Monday, November 10, 2008

Opportunities In Crisis

MOST in the investment fraternity agree that with the huge dip in all markets, it’s time to go shopping for stocks. Selling at this point would be a poor strategy.

Capital Dynamics Asset Management managing director Tan Teng Boo says people are ignoring that oil prices are now so much lower than what it was in July. Come 2009, inflationary pressures will have eased tremendously, and this will primp markets for another run.

“Low oil prices will definitely help emerging markets, as it will also lower interest rates, hence boost consumer spending,”

“We are getting close to the bottom. If you are 100% in cash, then it’s time to invest. Even if you’re 50% cash, it’s time to start buying. We’re not there yet, but getting very close to where we should be long-term greedy. This is a once in a lifetime investment opportunity,” he says.

Standard & Poor’s Asia Equity Research Services director Alexander Chia sees the bottom happening within the next two quarters.

“Yes, for sure I see opportunities in times of crisis. With bad news being plastered everywhere, it is hard for the investor to maintain his perspective.
Don’t let emotions take over.

“I don’t think people should be buying just yet, as investors are still selling into strength, but I believe the bottom is not far off,” Chia says. Chia opines that most funds are cashed up and waiting for that point of capitulation.

“Have your assets very liquid, so that when capitulation happens, you have the bullets to buy. For the time being, I see the market trading rangebound to lower,” he adds.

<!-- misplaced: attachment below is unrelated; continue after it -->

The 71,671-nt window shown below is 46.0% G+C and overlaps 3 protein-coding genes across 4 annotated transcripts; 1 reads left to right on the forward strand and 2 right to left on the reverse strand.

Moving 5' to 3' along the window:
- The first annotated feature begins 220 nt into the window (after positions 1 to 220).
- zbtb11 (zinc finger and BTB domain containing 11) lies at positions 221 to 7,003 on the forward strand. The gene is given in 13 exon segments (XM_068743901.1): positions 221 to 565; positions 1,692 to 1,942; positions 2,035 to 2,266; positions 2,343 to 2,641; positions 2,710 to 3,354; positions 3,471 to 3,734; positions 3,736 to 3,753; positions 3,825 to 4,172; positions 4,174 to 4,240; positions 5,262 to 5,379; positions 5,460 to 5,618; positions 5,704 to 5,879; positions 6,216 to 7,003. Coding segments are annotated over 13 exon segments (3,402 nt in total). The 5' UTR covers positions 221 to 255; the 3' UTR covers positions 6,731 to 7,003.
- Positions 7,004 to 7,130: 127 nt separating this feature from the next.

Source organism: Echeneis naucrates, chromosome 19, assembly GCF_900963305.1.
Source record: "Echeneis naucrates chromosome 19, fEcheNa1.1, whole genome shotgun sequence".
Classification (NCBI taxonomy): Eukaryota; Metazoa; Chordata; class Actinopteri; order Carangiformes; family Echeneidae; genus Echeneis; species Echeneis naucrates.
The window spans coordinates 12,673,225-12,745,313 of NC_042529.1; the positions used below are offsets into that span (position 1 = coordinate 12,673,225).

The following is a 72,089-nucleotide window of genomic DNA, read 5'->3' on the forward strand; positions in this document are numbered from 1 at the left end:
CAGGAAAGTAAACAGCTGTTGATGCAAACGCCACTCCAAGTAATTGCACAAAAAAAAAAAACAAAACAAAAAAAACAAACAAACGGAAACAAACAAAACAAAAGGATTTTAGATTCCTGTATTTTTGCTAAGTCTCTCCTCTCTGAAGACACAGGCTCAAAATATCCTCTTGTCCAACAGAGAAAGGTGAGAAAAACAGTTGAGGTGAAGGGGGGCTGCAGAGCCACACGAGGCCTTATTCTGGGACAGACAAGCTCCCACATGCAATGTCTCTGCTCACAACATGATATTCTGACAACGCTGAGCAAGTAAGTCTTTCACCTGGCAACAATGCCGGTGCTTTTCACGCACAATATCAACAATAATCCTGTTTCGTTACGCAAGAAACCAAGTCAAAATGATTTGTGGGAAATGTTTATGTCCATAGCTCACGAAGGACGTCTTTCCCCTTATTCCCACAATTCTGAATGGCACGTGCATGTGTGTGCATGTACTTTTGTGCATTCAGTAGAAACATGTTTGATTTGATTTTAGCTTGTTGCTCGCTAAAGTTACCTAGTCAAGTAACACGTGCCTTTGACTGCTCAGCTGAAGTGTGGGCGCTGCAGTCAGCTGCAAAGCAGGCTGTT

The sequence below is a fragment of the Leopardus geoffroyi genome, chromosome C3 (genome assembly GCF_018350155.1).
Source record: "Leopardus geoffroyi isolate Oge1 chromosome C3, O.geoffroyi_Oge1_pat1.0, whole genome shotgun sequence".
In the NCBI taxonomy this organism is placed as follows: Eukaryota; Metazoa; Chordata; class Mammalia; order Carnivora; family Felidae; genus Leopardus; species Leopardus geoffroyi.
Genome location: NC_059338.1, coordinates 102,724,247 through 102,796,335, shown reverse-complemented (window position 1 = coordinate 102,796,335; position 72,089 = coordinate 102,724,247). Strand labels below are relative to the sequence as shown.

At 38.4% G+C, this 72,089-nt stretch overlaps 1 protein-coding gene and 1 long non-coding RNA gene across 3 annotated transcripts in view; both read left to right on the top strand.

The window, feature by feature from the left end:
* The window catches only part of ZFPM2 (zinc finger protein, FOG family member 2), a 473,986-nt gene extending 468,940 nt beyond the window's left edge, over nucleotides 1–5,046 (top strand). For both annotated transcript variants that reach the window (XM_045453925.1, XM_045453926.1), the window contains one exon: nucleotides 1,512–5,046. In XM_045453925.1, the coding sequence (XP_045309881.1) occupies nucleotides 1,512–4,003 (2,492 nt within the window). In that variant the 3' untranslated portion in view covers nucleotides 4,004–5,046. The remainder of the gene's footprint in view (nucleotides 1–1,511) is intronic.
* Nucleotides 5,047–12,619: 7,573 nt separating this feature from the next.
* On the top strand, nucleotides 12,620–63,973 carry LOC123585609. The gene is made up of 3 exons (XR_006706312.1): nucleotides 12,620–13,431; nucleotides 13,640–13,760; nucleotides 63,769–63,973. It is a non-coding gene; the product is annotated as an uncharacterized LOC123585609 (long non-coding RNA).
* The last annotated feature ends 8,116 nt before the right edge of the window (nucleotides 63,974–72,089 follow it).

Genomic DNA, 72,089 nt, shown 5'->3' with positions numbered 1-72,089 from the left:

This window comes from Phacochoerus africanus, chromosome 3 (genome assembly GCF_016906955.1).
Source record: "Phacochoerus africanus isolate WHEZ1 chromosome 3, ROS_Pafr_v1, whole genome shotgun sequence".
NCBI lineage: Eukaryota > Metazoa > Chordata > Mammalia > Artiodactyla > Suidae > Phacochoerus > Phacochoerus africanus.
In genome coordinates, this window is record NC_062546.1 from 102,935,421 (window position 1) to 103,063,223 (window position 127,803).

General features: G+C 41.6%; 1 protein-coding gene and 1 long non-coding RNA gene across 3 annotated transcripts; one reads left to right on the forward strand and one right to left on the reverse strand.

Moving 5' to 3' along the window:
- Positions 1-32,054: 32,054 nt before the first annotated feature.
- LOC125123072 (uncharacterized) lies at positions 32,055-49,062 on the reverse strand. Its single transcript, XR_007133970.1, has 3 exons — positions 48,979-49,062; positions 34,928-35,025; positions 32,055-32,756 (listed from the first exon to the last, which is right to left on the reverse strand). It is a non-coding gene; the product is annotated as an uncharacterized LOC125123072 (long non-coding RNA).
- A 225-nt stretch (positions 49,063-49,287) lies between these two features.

A fund manager says that if one follows the Buffet style of investing, (having a 3-5 year view), present times present exceptional opportunities.

“History has proven it. So if you have the money, it is a good time to start investing,” he says.

He adds that when there are declines in the major indices, investors will normally compare sectors and look at the more defensive sectors of the economy.

Says JP Morgan Securities head of broking Clement Chew: “In the short term, its unpredictable. But if you have to buy, some of the sectors to look at would include tobacco, power, telecoms, supermarkets and number forecasting operators. Look at companies that offer deep value with some sort of yield to support it,” he says.

Chew cautions that investing in commodities is still risky, as there is still a lot of unwinding in commodity trade going on.

Chew isn’t too bullish on properties either.

“The newsflow surrounding property stocks isn’t so good, and with lending being curtailed and credit shrinkage everywhere, this wouldn’t be such a good time. Regional property companies are trading at wider discounts to their revised net asset values. I don’t think you will see property stocks going up,” says Chew.

By TEE LIN SAY – The Star

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